Tuesday 7 November 2017

Rocket Park is FREE!

Nasa used to build rockets on the west coast and launch them from Florida, but they put mission control in Houston as a money making exercise for the state of Texas. They’ve done something very similar with the visitors' centre.

When I went to Houston I thought I wanted to go and see Nasa.

The visitors centre is expensive and not that good. They do have some really cool things there (used lunar capsules, space suits, a spare skylab, an elderly jumbo jet that was modified to give piggy-back-rides to space shuttles, JFK's lectern, the ruggedest suitcase the world has known…) but it’s organised to make things difficult to see - possibly on purpose.

The lighting is so terrible that you're either blinded by the glare off the display cases or you're stumbling around in gloom. The signs are misleading. Neither of these for example welcomes you in to the spare skylab.

But one of them is the way in!

Some of the best exhibits are strung up from the ceiling so that you can’t look in them.  A lot of the floor space is given over to soft play, childish demonstrations, dioramas, audio-visual presentations and games.

Nowhere but nowhere does it tell you that you need to book a ticket for the tram to be able to see the best exhibits (until you’ve queued up for the tram). The cynic in me thinks that they want you to spend time and money in their gift shops and restaurants.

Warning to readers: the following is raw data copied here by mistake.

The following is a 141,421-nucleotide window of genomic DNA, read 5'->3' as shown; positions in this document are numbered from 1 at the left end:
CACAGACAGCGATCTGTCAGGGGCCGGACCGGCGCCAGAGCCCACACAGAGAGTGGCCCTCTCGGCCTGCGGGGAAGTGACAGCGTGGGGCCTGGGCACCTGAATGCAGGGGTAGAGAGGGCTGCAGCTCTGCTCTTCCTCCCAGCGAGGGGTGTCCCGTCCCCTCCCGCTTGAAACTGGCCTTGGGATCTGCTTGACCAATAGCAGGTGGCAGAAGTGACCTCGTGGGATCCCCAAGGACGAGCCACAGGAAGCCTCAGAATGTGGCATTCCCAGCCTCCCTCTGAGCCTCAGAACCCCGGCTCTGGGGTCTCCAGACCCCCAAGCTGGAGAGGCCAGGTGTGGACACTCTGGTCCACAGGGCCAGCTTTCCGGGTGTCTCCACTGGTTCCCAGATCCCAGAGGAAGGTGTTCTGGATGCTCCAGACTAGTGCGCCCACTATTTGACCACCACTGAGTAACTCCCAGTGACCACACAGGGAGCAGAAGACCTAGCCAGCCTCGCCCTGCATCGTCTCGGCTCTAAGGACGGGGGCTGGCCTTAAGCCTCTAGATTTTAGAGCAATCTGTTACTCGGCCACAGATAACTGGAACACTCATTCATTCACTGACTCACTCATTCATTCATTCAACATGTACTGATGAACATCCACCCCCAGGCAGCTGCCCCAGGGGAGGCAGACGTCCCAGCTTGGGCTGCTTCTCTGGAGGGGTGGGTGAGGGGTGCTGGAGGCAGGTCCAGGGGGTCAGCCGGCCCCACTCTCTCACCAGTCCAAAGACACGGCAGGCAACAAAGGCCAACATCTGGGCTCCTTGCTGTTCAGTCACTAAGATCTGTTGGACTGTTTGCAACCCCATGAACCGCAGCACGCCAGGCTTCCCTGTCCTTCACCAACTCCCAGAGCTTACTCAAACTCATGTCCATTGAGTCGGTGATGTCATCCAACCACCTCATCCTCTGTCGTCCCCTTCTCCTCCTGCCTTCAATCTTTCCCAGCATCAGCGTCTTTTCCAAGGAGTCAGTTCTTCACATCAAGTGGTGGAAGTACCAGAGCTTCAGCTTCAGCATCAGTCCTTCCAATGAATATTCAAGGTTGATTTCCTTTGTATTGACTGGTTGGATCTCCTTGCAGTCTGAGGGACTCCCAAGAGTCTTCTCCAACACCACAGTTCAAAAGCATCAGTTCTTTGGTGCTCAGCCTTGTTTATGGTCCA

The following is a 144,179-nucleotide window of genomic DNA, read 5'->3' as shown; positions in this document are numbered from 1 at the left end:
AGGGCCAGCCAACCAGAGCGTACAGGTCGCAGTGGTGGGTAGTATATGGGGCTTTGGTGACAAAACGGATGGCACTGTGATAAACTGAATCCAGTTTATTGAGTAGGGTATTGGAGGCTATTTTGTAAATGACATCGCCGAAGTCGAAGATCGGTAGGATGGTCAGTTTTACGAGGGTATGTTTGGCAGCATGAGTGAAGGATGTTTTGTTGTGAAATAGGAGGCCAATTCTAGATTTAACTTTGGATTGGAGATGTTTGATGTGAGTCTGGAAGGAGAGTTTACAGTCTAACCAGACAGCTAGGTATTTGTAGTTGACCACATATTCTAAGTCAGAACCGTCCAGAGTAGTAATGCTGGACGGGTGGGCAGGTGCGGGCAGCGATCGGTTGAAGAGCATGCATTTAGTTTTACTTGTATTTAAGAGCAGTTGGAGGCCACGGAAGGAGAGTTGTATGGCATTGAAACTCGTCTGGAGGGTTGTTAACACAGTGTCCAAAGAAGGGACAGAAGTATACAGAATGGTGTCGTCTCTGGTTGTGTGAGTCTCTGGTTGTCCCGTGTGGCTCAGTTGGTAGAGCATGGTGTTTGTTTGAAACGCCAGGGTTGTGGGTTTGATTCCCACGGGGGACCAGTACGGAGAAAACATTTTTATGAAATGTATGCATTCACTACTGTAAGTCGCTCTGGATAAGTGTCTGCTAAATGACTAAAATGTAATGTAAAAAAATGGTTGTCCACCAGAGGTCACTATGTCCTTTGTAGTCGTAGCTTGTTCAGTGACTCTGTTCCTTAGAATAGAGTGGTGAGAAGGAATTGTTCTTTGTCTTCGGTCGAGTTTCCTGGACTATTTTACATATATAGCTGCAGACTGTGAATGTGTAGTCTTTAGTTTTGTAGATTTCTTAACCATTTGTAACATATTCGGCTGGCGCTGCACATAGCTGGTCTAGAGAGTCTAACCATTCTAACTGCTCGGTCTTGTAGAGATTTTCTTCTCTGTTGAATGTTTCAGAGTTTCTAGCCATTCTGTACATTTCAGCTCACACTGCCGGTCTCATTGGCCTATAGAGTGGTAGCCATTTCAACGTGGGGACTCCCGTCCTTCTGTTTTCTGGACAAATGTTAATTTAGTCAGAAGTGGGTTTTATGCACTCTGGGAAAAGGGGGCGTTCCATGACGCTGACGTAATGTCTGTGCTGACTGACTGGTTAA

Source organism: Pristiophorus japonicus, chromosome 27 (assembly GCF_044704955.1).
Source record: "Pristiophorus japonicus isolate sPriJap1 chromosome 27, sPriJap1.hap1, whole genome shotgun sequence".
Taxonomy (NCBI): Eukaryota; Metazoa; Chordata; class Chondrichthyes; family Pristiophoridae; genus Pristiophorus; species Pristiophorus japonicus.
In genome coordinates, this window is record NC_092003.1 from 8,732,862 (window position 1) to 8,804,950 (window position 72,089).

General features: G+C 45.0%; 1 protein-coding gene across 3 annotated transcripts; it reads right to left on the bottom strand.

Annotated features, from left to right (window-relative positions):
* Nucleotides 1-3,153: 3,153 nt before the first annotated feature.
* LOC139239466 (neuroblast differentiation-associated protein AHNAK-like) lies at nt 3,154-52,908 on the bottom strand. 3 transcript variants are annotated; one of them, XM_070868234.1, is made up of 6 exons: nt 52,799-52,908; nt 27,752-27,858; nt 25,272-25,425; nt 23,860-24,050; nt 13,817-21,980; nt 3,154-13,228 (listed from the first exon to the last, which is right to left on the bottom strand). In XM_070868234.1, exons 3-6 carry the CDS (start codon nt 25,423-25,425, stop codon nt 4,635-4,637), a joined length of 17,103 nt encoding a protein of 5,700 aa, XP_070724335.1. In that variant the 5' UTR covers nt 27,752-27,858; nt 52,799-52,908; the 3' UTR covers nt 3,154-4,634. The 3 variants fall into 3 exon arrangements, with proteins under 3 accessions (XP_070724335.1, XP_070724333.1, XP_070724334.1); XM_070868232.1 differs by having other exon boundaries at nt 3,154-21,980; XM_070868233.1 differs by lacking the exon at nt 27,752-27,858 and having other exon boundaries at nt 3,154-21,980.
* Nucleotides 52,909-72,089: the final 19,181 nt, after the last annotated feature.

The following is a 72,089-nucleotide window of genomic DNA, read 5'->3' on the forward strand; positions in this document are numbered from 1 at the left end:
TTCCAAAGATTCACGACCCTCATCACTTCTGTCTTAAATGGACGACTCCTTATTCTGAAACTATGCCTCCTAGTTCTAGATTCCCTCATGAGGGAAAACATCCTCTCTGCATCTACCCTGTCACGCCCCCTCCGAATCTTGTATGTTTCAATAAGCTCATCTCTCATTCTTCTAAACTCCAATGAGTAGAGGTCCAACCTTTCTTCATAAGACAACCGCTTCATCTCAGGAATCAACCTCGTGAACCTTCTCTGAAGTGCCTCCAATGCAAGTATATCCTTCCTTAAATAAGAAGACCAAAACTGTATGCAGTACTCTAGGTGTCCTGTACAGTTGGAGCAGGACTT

The tram tour opens up the best bit of the day. You get shepherded around like so many animals and you get to see the original mission control room, an astronaut training facility, and then eventually the main event.

The best exhibit is the rocket motors, a Mercury rocket, and a Saturn V rocket. They save it until last, but confusingly they are hidden away in a large public park with a free car-park.

My brother and I spent a full day and a fair bit of money going to Nasa-Houston visitors centre, but what we actually wanted to go to was “Rocket Park” next door. It is made deliberately difficult to find, it’s not advertised anywhere and there’s a sentry with a gun, but it is actually public and free! It’s owned and operated by The Smithsonian and once you get there it’s quite brilliant.

If you go to Nasa-Houston my advice is to take a torch, and find the tram tickets first. If you want to see the rockets, find “Rocket Park” and go there instead. Tell the man with the gun that that’s where you’re going and he will cheerfully direct you to the car park.


Richard “Houston we have a problem” B

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